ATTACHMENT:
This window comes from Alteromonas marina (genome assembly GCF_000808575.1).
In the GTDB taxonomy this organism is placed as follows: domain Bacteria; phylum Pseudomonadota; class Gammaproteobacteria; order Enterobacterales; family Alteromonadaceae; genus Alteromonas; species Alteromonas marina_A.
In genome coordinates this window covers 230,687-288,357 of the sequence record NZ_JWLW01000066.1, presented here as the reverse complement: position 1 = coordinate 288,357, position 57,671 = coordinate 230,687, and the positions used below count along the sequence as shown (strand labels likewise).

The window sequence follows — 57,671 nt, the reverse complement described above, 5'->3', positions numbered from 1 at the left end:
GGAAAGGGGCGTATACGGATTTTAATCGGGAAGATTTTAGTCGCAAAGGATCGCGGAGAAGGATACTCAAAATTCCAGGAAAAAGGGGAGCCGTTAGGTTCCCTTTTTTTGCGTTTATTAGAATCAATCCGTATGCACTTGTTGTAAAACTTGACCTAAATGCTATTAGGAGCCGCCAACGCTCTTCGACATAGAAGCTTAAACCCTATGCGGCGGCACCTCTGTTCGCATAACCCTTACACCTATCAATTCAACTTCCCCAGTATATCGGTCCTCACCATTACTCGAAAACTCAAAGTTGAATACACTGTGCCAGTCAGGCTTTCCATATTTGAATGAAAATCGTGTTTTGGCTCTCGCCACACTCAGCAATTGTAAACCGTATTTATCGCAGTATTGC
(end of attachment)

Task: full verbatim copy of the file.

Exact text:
This window comes from Alteromonas marina (genome assembly GCF_000808575.1).
In the GTDB taxonomy this organism is placed as follows: domain Bacteria; phylum Pseudomonadota; class Gammaproteobacteria; order Enterobacterales; family Alteromonadaceae; genus Alteromonas; species Alteromonas marina_A.
In genome coordinates this window covers 230,687-288,357 of the sequence record NZ_JWLW01000066.1, presented here as the reverse complement: position 1 = coordinate 288,357, position 57,671 = coordinate 230,687, and the positions used below count along the sequence as shown (strand labels likewise).

The window sequence follows — 57,671 nt, the reverse complement described above, 5'->3', positions numbered from 1 at the left end:
GGAAAGGGGCGTATACGGATTTTAATCGGGAAGATTTTAGTCGCAAAGGATCGCGGAGAAGGATACTCAAAATTCCAGGAAAAAGGGGAGCCGTTAGGTTCCCTTTTTTTGCGTTTATTAGAATCAATCCGTATGCACTTGTTGTAAAACTTGACCTAAATGCTATTAGGAGCCGCCAACGCTCTTCGACATAGAAGCTTAAACCCTATGCGGCGGCACCTCTGTTCGCATAACCCTTACACCTATCAATTCAACTTCCCCAGTATATCGGTCCTCACCATTACTCGAAAACTCAAAGTTGAATACACTGTGCCAGTCAGGCTTTCCATATTTGAATGAAAATCGTGTTTTGGCTCTCGCCACACTCAGCAATTGTAAACCGTATTTATCGCAGTATTGC